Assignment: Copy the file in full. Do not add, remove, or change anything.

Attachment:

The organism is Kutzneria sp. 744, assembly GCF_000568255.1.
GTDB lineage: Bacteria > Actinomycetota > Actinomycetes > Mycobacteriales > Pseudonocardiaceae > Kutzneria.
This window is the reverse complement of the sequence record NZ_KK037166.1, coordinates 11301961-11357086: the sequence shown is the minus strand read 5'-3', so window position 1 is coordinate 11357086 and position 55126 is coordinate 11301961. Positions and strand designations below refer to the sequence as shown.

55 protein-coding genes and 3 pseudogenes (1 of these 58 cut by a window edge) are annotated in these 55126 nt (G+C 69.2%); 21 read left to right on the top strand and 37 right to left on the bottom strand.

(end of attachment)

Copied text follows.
The organism is Kutzneria sp. 744, assembly GCF_000568255.1.
GTDB lineage: Bacteria > Actinomycetota > Actinomycetes > Mycobacteriales > Pseudonocardiaceae > Kutzneria.
This window is the reverse complement of the sequence record NZ_KK037166.1, coordinates 11301961-11357086: the sequence shown is the minus strand read 5'-3', so window position 1 is coordinate 11357086 and position 55126 is coordinate 11301961. Positions and strand designations below refer to the sequence as shown.

55 protein-coding genes and 3 pseudogenes (1 of these 58 cut by a window edge) are annotated in these 55126 nt (G+C 69.2%); 21 read left to right on the top strand and 37 right to left on the bottom strand.